By Kyle G. King. “To solve the crime of the century, they’ll have to play nice.” But in Shane Black’s newest action-comedy The Nice Guys, the word ‘nice’ is quickly established as a somewhat subjective expression. Two A-list hunks (Russell Crowe and Ryan Gosling) team up in a fresh 1970’s LA not-so-buddy-cop throwback that subverts the noir detective caper without ever truly betraying the noir detective caper. (Even though noir detectives tend to be betrayed quite often, when you think about it)
Jackson Healy (Crowe) is the muscle you ask around about when you have a problem that needs solving — so long as that problem is human and the solution is having their ass kicked. But when his latest case takes a U-turn, Healy is forced to revisit one particular ‘ass kicked,’ in the form of drunkard private investigator Holland March (Gosling). As the two not-so nice guys investigate a missing persons case, they begin to find themselves in increasingly not-so nice company. In a loving ode to seedy 1970’s Los Angeles, porn, drugs and tacky sport coats are the backdrop in Shane Black’s slapstick-with-sunglasses. It’s Blues Brothers meets Chinatown with plenty of Ryan Gosling screaming like a goat in between.
After a ridiculous opening scene that brazenly declares “anything can happen,” nearly anything and everything does occur within its loose two-hour runtime. As the dick duo swim with mermaids, interrogate phonies, and bribe a pre-teen who is obsessed with showing people his, um… it becomes impossible to prepare for what ludicrous scenarios could possibly come next. Crisp screenwriting (provided by Black and newcomer Anthony Bagarozzi) give Crowe and Gosling plenty to sink their perfect teeth into — and thankfully anytime the material takes itself too seriously, Black throws a proverbial cream pie into the face of Gosling’s perfect face. The absurd tone remains palatable due in great part to the spin of its 1970’s LA (aided beautifully by top class costume and production design) and even more so by the bozo/straight-man routine of Gosling/Crowe. Their playful energy with the material oozes with beautiful contagion.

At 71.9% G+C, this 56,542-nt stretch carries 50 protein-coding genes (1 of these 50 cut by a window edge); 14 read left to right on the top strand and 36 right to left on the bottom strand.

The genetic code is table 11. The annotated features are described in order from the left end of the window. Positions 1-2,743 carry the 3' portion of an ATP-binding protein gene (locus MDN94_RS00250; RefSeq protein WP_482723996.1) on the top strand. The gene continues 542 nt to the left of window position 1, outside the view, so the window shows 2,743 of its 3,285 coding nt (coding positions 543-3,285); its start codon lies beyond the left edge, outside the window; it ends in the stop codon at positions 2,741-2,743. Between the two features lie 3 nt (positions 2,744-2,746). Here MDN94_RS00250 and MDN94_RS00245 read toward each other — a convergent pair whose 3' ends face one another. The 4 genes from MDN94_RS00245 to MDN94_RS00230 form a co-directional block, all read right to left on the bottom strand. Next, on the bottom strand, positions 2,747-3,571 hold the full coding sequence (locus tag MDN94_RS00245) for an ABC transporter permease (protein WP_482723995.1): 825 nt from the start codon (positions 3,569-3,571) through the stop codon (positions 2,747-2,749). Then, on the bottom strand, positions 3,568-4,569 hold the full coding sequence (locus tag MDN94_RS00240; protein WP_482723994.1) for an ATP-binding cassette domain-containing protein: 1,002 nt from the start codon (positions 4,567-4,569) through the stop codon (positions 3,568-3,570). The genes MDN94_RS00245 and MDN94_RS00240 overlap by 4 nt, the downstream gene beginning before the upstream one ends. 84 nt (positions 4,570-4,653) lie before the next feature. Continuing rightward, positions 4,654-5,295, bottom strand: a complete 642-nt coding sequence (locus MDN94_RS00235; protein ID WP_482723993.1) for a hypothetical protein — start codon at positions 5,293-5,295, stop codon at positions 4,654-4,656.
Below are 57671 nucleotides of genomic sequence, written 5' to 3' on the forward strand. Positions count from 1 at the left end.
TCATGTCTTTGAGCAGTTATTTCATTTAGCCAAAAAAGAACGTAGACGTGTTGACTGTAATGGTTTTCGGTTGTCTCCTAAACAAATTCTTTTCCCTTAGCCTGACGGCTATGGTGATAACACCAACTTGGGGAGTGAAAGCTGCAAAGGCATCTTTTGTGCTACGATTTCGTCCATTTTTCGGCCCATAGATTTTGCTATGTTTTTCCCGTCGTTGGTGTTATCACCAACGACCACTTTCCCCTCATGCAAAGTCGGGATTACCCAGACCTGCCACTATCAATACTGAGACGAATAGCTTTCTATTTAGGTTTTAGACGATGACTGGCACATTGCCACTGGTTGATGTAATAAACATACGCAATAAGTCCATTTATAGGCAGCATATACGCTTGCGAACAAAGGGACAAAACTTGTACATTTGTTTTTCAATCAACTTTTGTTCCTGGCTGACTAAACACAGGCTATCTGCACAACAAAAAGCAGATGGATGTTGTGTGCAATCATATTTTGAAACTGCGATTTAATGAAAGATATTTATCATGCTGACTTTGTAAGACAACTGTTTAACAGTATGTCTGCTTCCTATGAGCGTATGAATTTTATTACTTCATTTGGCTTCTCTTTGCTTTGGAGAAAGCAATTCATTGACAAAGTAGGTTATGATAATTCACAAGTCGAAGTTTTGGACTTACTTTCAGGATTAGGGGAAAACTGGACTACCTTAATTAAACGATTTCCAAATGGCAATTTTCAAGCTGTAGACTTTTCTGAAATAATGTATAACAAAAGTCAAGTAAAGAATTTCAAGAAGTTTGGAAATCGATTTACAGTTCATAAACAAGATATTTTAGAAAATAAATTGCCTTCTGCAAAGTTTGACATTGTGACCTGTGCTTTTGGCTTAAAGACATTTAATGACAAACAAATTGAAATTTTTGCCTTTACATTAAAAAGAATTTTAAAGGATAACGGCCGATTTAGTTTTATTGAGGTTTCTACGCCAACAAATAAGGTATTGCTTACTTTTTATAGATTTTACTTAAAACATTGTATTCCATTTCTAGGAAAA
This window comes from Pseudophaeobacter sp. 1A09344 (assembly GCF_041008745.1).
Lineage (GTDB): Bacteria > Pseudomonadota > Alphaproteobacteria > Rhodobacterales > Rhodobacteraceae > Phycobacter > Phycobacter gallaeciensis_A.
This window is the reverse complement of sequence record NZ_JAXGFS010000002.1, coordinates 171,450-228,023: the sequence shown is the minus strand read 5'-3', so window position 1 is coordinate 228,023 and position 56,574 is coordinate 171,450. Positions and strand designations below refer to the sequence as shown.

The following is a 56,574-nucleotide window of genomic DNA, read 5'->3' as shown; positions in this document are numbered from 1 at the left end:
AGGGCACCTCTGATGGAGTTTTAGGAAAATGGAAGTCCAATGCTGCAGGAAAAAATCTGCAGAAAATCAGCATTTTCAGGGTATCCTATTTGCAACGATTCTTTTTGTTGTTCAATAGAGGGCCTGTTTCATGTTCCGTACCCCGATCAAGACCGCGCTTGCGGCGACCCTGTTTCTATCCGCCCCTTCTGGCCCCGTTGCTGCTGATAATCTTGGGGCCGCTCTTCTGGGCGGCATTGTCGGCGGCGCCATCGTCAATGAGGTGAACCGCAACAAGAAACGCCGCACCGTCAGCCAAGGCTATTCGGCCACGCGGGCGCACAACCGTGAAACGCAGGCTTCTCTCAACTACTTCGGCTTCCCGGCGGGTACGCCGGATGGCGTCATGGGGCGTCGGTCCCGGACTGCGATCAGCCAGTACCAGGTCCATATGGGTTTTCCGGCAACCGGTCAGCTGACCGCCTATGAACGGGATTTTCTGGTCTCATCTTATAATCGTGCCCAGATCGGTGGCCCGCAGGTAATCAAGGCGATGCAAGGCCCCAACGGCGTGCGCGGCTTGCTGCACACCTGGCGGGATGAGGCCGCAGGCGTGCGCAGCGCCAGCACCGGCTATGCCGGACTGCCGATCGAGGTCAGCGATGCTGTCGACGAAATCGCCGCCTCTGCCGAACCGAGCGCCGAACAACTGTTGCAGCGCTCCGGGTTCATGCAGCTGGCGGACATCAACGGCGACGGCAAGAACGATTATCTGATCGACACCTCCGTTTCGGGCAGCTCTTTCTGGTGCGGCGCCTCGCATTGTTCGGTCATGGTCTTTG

But while March does the drinking and Healy does the punching, March’s teenage daughter Holly (Angourie Rice, holding her own) actually does the best real sleuthing of the trio. The women at play truly end up being far more in the know than the two alleged detectives — including Kim Basinger as the woman who hires the nice guys, and Yaya DaCosta as the woman who nearly does the opposite. It’s also refreshing to see more screentime with Margaret Qualley (as the missing person) and Beau Knapp (as the blue faced idiot hitman), as both actors do plenty with small roles to prove that they deserve more work in present-time Hollywood.
Against the grain of the popular expression, The Nice Guys certainly won’t finish last in its opening weekend– the film has the (mutton) chops to compete with this month’s cinematic gauntlet of angry birds, books filled with jungle animals, and a whole bunch of punchy superhumans. Even though trouble seems to have a way of finding these titular “nice” guys, nobody should have any trouble finding a heck of a good time in this early summer hit. You’d do well to pair it with a smuggled half-pint of your preferred rum.
Directed by Shane Black.
Produced by Joel Silver.
Written by Shane Black and Anthony Bagarozzi.
Starring Russell Crowe, Ryan Gosling, Angourie Rice, Matt Bomer, Margaret Qualley, Keith David and Kim Basinger.
Rated R because it’s a goddamned Shane Black movie.
8.5 out of 10